26
September
2014
|
19:30
America/Tegucigalpa

UAlberta nursing PhD now available at a distance

UAlberta among first nursing faculties in Canada to offer fully online PhD studies, providing flexibility for working students.

By BRYAN ALARY

(Edmonton) The University of Alberta is opening its doors to the world by giving students the flexibility and choice of completing a nursing PhD online.

The Faculty of Nursing is now accepting applications into a new online stream for its PhD program. Among the first in Canada, this new accessible option gives students—such as working nurses, hospital administrators or nursing educators—the ability to fulfil research-intensive PhD course requirements with minimal disruption to their work or family life, said dean Anita Molzahn.

“There’s a wide range of prospective students telling us they want and value a U of A nursing degree but they need more flexibility to complete the work. They could be from other parts of Canada, from other countries or even from right here in Edmonton, but it isn’t possible for them to leave their job or travel to make regular class schedules,” said Molzahn. “Our PhD online cohort approach gives these students the ability to pursue a doctoral degree without a loss of income or the stress of having to uproot.”

The new online stream begins in May 2015 with an initial cohort of about 15 students. Though they will come from a variety of communities, the entire group of students will come together in one collaborative learning environment, said Wendy Caplan, director of e-learning services with the Faculty of Nursing.

Established leader in online education

“The cohort approach to online learning is extremely valuable,” said Caplan, explaining students will work together, learning through synchronous (real-time) and asynchronous teaching methods.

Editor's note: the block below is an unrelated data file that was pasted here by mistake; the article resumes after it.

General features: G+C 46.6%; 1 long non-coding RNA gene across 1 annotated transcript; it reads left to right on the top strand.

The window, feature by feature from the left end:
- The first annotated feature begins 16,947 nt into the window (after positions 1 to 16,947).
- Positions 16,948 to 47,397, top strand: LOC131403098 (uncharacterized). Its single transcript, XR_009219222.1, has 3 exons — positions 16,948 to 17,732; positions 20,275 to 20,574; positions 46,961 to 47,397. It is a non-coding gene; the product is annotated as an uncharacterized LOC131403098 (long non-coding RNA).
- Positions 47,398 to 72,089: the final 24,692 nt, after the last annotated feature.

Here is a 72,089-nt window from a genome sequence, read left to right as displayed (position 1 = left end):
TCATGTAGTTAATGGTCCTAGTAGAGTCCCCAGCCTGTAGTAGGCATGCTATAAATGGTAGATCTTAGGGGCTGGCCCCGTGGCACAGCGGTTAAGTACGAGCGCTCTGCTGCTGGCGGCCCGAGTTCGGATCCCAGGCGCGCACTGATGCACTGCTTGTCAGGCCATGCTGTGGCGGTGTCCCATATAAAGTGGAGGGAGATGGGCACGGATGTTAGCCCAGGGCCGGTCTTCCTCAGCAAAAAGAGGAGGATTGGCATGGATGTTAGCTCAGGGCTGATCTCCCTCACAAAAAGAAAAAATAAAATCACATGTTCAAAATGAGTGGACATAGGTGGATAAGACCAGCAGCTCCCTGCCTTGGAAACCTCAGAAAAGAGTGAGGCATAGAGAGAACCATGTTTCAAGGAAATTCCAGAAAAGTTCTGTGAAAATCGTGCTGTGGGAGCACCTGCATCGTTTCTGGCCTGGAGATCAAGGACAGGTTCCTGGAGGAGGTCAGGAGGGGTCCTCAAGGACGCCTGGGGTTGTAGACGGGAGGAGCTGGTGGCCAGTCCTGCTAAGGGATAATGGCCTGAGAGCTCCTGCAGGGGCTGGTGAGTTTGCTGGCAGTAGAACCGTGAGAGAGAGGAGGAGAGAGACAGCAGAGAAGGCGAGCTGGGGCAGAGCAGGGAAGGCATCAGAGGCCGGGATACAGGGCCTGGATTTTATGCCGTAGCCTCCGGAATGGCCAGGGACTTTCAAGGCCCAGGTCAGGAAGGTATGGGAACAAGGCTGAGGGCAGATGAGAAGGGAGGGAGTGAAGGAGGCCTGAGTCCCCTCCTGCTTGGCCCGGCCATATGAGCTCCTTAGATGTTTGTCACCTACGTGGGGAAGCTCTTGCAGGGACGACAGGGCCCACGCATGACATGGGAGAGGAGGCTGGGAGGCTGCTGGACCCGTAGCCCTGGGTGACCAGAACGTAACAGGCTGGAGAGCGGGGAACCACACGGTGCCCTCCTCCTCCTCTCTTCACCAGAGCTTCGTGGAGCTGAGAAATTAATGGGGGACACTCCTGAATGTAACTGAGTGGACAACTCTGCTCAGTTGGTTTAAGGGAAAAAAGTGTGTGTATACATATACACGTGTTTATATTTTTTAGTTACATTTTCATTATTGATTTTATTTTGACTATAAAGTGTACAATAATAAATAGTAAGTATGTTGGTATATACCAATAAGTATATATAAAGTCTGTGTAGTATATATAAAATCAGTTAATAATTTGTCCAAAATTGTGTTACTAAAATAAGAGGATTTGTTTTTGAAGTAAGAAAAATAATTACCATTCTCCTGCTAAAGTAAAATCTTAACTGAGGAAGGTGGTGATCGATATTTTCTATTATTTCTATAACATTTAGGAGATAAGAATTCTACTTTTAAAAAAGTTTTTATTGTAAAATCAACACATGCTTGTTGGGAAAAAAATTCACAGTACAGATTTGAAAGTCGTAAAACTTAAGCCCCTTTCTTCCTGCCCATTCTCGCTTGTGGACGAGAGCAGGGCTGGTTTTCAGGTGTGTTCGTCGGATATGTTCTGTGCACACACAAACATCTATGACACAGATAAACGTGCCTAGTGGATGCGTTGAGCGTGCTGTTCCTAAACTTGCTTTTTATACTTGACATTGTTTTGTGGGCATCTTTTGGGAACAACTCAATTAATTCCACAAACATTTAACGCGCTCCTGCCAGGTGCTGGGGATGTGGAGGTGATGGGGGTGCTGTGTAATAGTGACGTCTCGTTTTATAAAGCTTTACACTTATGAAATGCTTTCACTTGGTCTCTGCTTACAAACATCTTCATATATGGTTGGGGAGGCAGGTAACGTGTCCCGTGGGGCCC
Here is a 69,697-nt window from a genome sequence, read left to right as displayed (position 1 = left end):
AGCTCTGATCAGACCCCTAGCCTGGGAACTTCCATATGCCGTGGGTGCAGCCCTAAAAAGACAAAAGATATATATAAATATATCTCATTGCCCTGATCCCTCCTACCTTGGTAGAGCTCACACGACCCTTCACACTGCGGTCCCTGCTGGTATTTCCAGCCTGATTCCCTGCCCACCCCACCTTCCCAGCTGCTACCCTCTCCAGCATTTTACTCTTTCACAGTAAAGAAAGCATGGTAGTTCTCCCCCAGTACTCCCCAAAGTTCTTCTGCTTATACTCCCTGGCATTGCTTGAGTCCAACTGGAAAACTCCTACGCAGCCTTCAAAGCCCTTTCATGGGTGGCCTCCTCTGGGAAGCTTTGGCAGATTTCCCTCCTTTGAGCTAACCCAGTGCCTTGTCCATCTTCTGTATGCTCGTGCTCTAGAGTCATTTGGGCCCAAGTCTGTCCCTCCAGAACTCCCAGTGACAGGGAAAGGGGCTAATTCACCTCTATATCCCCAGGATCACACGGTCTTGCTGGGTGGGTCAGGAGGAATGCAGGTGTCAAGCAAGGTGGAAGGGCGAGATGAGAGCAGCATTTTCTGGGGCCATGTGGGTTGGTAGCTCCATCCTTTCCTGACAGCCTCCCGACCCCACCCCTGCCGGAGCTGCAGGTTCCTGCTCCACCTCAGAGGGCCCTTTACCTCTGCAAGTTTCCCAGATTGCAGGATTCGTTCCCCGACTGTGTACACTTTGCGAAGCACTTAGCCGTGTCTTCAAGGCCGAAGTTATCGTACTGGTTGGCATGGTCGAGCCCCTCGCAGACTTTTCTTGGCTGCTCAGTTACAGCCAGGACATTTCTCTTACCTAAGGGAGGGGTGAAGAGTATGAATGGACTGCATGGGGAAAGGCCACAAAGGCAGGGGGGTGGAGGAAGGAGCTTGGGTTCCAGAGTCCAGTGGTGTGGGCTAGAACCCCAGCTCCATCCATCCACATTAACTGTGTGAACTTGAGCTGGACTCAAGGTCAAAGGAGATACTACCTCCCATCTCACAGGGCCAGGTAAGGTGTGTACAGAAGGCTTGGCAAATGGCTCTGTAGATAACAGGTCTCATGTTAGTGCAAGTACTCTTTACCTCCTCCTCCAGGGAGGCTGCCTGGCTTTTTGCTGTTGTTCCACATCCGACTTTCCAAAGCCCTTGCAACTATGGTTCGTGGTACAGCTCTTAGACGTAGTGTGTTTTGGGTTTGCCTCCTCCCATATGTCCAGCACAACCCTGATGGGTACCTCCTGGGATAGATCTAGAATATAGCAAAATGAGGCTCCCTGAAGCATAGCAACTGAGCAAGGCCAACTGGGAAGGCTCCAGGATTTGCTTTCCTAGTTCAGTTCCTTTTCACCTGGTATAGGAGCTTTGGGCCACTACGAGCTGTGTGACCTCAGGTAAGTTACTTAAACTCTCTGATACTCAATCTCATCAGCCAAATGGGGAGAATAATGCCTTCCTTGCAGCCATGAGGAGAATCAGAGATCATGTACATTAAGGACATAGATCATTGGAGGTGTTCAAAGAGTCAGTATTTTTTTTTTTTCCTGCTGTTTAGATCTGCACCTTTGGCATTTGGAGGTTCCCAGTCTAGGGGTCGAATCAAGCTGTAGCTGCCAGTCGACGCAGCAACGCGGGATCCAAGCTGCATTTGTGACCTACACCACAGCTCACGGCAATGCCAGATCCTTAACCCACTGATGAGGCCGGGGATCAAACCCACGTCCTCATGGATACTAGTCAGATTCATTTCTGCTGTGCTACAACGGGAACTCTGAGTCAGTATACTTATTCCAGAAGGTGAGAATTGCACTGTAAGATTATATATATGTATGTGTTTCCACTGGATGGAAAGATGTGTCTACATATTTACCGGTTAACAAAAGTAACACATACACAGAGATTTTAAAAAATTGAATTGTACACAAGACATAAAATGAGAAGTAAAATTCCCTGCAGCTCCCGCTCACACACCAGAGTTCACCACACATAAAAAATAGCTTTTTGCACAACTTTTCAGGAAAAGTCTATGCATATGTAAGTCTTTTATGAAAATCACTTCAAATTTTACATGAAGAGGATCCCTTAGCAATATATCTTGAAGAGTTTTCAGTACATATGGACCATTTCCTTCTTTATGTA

Online students will spend the same amount of time on their studies—eight courses in total—as PhD students attending classes on campus. They will also attend two spring institutes in their first and second years, all the while working with a supervisor and committee to complete their dissertation.

Caplan said the Faculty of Nursing already has a proven track record with offering innovative online learning for students. Building on that success and expanding to a fully online PhD cohort was the “next logical step.”

“We provide our students with a very high level of support from instruction to technology to planning,” she explained. “We’re going to make this the best possible educational experience for our students. They deserve nothing less.”

Flexibility a draw for working nurses, nursing educators

Normally, PhD studies can take four to six years to complete, which often requires relocating to Edmonton for at least one or more semesters. Vicki Foley was fortunate to receive a paid leave from her employer, a post-secondary nursing faculty in Atlantic Canada, but says that isn’t going to be the case for the majority of students going into the program.

“Very few people my age or at this stage in their career can leave their job and not get paid. And so many of them have families, so leaving your kids for four months at a time is not an option,” she said.

Foley, now an assistant professor of nursing at the University of Prince Edward Island, said that given the job and family disruption, travel and accommodation costs, she would have jumped at the chance to complete her PhD online.

“I chose the U of A based on quality and its reputation for research excellence. The U of A is basically regarded as the top university in the country,” said Foley. “When you add in this new flexibility, I think this program will be even more highly valued in the nursing community.”

“The Faculty of Nursing has proven that we are at the forefront of nursing education in Canada,” added Molzahn. “We were the first nursing faculty in the country to offer a PhD in nursing and we were among the first to see the potential in online learning. The online cohort is another innovation—and another point of pride—for us in providing an unparalleled student experience.”